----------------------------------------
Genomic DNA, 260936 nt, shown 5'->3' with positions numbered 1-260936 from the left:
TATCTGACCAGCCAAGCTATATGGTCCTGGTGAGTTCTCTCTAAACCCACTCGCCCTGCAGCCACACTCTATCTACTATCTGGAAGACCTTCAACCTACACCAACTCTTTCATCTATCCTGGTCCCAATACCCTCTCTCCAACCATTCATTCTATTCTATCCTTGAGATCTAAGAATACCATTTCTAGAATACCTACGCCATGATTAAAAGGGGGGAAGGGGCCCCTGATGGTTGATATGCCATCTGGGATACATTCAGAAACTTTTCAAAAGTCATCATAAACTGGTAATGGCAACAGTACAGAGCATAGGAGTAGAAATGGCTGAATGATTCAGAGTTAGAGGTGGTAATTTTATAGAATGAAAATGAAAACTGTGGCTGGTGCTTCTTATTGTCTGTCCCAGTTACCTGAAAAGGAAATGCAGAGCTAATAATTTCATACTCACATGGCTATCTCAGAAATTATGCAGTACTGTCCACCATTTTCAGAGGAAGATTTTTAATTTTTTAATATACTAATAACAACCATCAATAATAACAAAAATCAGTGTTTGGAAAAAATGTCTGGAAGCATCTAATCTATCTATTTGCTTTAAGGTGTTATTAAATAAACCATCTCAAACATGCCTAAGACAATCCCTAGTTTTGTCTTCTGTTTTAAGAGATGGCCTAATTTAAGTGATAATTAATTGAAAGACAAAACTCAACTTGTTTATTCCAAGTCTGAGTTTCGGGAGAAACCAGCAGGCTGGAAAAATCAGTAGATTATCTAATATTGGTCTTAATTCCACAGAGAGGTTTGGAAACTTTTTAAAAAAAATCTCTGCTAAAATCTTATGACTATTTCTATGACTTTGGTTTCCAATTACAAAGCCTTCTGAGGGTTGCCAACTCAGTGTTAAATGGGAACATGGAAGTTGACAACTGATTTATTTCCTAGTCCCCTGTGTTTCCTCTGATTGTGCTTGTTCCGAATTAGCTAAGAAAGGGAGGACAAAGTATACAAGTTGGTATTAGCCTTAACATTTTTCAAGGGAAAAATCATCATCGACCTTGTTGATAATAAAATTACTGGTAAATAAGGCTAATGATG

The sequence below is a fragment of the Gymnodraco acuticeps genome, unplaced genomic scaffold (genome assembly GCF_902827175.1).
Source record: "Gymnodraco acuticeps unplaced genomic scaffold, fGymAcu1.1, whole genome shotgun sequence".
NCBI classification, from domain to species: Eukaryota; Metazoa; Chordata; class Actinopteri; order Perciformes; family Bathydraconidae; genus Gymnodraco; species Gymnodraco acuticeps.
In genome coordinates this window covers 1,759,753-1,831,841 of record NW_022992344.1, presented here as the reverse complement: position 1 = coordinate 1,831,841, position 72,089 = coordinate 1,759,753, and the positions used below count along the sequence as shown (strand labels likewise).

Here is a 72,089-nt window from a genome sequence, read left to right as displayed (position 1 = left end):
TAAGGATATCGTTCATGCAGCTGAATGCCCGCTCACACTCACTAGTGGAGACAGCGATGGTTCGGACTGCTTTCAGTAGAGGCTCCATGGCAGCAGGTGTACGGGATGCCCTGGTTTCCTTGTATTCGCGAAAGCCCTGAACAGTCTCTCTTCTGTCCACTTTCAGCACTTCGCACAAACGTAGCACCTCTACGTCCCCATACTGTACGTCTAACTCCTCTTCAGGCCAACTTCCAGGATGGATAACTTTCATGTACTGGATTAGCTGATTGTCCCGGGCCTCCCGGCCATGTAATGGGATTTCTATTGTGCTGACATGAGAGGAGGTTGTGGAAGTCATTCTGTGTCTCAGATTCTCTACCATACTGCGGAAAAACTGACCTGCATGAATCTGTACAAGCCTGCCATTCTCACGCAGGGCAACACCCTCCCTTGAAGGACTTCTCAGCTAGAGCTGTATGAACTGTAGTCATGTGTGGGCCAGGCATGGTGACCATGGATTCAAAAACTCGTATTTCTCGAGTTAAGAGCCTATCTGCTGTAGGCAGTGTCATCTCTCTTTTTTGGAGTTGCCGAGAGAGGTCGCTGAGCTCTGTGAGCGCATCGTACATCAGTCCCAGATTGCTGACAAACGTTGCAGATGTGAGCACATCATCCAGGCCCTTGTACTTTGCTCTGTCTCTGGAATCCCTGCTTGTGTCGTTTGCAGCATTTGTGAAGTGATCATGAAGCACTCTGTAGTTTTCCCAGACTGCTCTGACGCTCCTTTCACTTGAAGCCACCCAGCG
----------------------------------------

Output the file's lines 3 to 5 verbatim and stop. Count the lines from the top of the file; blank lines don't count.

The sequence below is a fragment of the Gymnodraco acuticeps genome, unplaced genomic scaffold (genome assembly GCF_902827175.1).
Source record: "Gymnodraco acuticeps unplaced genomic scaffold, fGymAcu1.1, whole genome shotgun sequence".
NCBI classification, from domain to species: Eukaryota; Metazoa; Chordata; class Actinopteri; order Perciformes; family Bathydraconidae; genus Gymnodraco; species Gymnodraco acuticeps.